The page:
There are expansive Bedouin tents available for groups, comfortable motel-styled rooms with regular beds, private bathrooms and some desert design details, and the highlight of the camp: guest lodges, which are spacious, private tents made from goat’s-hair rugs, with built-in beds that offer the feel of a sheikh lounging in the desert.

Ample outdoor seating areas are located throughout the oasis, with hammocks, rooftop lounges, picnic tables and benches, perfect for hanging out after the kids go to sleep, or gathering together a group of visitors.

One of the many homemade sculptures and water fountains found throughout Kfar Hanokdim. (Jessica Steinberg/Times of Israel)

Settle in and head out for a half-hour camel ride, joined by a friend on the other hump — a leisurely amble in the desert, led by local Bedouin.

7:00 p.m.: Back at the ranch, dinner is served family style at low tables and benches, with wine available for an extra charge. The platters of skewered meat and chicken, rice-stuffed vegetables and fresh salads are generous.

8:00 p.m.: The evening’s entertainment begins with a tent visit with one of the local Bedouin, fluent in English and skilled in telling about the customs and life of the tribe, including the crushing of coffee beans used to make traditional Bedouin coffee (tea is also served), as guests sit on cushions in a circle.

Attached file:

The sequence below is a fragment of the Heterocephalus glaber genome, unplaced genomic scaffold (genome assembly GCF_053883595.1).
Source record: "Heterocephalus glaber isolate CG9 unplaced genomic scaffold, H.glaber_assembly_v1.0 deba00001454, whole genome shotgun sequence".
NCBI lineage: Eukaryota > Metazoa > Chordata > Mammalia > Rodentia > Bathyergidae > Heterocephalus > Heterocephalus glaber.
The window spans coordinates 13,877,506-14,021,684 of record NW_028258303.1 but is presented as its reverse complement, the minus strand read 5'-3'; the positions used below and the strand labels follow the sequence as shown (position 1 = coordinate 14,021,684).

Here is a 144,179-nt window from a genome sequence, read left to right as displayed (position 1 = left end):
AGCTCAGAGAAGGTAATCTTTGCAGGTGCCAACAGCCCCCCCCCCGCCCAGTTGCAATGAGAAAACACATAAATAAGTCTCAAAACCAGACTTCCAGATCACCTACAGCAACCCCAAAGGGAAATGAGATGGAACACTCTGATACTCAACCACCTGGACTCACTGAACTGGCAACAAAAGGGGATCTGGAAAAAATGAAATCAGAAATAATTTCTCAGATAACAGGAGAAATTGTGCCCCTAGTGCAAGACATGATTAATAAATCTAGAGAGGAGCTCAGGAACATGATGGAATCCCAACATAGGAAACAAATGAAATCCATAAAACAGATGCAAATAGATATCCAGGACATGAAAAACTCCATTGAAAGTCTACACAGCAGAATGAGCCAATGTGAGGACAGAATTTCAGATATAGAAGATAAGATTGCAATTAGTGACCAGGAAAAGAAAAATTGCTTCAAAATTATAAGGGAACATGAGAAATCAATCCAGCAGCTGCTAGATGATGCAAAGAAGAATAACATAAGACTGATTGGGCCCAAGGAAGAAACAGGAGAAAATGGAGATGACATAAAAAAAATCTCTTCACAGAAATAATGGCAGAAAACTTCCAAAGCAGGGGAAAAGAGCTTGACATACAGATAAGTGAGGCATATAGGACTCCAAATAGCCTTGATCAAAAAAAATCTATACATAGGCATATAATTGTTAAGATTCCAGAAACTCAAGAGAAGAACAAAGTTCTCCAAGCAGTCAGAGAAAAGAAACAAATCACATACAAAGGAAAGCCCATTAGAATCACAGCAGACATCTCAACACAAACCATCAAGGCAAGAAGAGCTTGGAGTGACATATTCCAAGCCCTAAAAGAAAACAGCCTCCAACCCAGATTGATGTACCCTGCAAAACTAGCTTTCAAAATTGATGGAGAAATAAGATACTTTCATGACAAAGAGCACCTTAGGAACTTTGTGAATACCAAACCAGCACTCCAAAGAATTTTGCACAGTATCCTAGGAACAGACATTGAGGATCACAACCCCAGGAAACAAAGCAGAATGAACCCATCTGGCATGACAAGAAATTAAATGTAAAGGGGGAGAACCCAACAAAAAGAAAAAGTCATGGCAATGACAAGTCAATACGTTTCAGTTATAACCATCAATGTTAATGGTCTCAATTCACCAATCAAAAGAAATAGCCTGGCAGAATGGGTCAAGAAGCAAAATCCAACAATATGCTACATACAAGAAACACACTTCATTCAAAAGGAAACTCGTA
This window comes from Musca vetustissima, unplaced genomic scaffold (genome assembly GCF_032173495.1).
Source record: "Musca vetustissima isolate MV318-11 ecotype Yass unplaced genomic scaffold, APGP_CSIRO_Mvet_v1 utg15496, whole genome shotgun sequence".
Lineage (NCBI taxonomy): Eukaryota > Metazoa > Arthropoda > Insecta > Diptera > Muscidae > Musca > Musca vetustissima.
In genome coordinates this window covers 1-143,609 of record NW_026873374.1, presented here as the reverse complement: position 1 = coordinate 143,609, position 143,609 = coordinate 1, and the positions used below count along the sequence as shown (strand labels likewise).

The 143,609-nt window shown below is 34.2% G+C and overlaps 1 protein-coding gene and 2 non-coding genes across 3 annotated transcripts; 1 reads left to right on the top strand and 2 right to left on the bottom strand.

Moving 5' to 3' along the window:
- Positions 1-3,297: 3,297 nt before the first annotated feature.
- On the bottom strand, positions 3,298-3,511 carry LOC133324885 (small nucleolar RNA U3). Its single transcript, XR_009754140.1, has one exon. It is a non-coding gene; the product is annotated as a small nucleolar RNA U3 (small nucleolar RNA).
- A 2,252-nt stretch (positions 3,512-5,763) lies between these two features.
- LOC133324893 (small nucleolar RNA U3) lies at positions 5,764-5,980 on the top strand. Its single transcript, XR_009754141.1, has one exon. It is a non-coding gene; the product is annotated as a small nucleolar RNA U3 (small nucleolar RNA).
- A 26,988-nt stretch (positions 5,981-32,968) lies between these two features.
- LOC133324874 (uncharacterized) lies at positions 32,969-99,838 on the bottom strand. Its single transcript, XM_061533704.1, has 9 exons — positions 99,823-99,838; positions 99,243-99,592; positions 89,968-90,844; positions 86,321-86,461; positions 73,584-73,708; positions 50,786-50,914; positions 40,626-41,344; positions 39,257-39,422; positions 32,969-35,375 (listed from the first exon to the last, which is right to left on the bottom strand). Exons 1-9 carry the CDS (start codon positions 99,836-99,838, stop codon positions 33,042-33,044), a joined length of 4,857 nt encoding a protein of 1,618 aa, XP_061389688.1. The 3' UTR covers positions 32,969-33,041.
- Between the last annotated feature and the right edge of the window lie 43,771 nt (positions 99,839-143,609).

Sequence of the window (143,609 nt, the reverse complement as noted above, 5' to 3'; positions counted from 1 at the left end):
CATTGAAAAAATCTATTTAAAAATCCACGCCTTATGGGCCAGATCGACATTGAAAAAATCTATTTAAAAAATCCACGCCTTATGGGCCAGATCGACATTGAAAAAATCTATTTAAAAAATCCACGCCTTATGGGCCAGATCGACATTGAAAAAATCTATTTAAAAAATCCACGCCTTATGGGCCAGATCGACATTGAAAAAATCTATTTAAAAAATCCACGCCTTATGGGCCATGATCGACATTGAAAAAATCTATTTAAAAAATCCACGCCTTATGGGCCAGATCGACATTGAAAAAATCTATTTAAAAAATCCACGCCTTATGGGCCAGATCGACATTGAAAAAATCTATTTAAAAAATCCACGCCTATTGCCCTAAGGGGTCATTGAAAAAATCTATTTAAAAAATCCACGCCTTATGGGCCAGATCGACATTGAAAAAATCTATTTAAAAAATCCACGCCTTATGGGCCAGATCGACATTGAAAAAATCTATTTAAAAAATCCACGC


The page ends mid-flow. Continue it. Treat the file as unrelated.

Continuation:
An aerial view of Kfar Hanokdim, nestled in a valley of the Judean Desert. (Courtesy Kfar Hanokdim)

Visitors can follow that with a short hike into the dark, starlit desert, to seek out deadly scorpions hiding under rocks, visible with a UV flashlight, and then a look up at the sky full of stars. Your treat for the nighttime effort? A marshmallow roast and a bottle of wine.

Other accommodations in the area include Zman Midbar Eco Spirit Lodge, a simpler set of tents, meditation and yoga, with unbelievable sunrises and customized vegan meals.

In Arad itself, there is also the 10-room Yehelim Boutique Hotel and the three-star Hotel Inbar. There are also many bed-and-breakfast options in the area, all found at the Travel Arad site.

Tourists relaxing in Kfar Hanokdim (Courtesy Kfar Hanokdim)

9:00 a.m.: After breakfast, take a hike. Kfar Hanokdim has created an extensive Android hiking app for walks, bike rides and longer interactive hikes in the Judean Desert, including trivia questions, quests and facts about the desert.

Staff members from Kfar Hanokdim worked on the trails with the Society for the Protection of Nature, and created an easy way to hike in the desert without a personal guide, on family-friendly trails that include rest stops and well-defined routes that engage visitors with the desert.

It also works offline, allowing use of it while on the hike, without Wi-Fi, as long as it’s downloaded (Google Play only, for Android) before you set out.